Wheaton has a new space for making.
Lab 213, located on the second floor of the Science Center, officially opened this semester (though it has been in use since last summer) and is the new “hub of making” on campus, according to Associate Professor of Physics Jason Goodman, who is helping to run the lab.
The new maker space expands on efforts that began in the Wheaton Autonomous Learning Lab, commonly known as WHALE Lab, to provide tools and a place for students to develop and collaborate on a wide range of projects, from hand-built drones to musical instruments.
The former WHALE Lab, which was run by Associate Professor of Computer Science Tom Armstrong, is reverting back to a computer science research lab.
“The WHALE Lab was really an office setting, where students could work with computers and digital video and 3D printers and design, but there wasn’t space available for ‘dirty construction’ or for bigger jobs, for working with power tools and expanding the scale of what’s possible,” Goodman says. “This space really expands the range of capabilities.”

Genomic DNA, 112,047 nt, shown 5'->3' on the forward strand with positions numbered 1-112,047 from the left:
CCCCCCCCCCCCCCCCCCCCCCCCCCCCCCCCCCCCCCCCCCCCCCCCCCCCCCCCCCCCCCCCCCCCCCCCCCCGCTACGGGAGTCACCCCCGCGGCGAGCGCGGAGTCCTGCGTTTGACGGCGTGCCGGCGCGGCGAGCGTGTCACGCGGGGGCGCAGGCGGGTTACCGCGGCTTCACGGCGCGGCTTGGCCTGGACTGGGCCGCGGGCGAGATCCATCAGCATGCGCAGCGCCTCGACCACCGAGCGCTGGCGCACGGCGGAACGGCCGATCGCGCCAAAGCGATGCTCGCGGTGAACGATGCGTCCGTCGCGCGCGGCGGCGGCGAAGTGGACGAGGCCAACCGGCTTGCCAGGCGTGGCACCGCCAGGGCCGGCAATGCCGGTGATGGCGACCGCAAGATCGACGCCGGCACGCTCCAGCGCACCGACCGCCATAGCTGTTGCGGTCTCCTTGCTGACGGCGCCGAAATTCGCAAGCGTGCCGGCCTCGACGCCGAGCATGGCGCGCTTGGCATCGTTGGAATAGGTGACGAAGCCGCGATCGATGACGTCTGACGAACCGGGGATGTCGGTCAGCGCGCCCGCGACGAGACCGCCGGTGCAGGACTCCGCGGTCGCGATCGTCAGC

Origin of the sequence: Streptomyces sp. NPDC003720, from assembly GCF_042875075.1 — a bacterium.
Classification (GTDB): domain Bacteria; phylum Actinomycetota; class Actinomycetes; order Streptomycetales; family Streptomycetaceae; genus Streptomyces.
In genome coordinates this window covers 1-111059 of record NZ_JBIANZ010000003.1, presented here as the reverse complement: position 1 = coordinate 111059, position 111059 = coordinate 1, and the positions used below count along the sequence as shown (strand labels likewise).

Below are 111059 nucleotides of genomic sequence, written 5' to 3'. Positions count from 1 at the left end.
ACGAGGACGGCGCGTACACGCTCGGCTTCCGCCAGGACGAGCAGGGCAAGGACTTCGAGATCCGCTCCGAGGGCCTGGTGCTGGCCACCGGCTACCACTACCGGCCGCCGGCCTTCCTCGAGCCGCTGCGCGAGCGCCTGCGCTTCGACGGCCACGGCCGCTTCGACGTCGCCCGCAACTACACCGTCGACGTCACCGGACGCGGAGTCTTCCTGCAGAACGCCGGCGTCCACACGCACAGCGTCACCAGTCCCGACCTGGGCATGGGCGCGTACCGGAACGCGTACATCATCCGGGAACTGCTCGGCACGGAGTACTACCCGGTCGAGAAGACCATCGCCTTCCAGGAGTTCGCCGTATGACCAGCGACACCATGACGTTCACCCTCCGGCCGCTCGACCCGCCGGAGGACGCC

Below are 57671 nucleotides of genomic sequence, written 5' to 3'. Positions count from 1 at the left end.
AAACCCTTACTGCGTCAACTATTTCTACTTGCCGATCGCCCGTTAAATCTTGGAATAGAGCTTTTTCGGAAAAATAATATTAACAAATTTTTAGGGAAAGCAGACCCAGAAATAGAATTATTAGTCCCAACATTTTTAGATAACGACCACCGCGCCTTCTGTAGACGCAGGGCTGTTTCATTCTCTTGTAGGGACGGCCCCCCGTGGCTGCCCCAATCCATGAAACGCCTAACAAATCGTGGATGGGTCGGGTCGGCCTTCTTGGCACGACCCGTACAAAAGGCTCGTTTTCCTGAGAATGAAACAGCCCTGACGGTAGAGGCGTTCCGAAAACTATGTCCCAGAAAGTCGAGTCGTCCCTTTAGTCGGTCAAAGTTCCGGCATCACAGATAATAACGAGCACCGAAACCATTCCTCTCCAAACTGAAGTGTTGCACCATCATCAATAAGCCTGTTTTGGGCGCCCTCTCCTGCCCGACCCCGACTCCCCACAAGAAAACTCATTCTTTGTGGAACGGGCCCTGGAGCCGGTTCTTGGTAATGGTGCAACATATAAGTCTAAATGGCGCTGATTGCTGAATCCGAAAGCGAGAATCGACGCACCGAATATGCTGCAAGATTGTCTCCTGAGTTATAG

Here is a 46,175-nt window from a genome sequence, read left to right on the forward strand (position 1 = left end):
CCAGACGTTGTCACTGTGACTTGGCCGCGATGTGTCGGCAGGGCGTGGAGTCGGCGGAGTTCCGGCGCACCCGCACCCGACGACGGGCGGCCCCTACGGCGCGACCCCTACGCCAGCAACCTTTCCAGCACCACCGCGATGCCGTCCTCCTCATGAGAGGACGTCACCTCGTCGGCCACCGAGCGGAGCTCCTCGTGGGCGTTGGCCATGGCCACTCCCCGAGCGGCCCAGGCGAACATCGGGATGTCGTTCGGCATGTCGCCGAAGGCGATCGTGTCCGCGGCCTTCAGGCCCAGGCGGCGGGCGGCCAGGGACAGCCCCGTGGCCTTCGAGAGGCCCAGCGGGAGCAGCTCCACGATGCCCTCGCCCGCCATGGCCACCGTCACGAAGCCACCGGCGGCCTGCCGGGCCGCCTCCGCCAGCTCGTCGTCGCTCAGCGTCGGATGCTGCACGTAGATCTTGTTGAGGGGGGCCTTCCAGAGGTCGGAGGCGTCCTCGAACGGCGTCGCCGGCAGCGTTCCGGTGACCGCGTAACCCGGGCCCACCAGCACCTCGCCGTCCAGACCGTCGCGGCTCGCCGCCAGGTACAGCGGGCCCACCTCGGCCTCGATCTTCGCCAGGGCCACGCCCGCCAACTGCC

Lab 213 features a number of high-tech tools for building, including two Makerbot 3D printers, a 120-watt Epilog laser cutter and engraver (which was moved here from the sculpture studio in the Mars Arts building), a 3D scanner and a knitting machine, plus hand tools and electronics. Across the hall are power tools and shop machines such as a lathe for metalworking and the newest piece of equipment: a ShopBot five-axis, computer-controlled milling machine.
“It’s basically a robot that carves,” Assistant Professor of Art Kelly Goff says of the milling machine. “You can put different shaped bits into a fast-spinning spindle, and it moves around and can sculpt or carve out pretty much any shape out of soft wood or foam.”
Goff is also helping to run the lab (though he will be in Bhutan for the spring semester) and is a big proponent of the maker movement at Wheaton.
“How often have you met a person of retirement age who says, ‘I always wished I’d made …’ or ‘I have an idea for an invention’? People have an innate need to make things,” Goff says.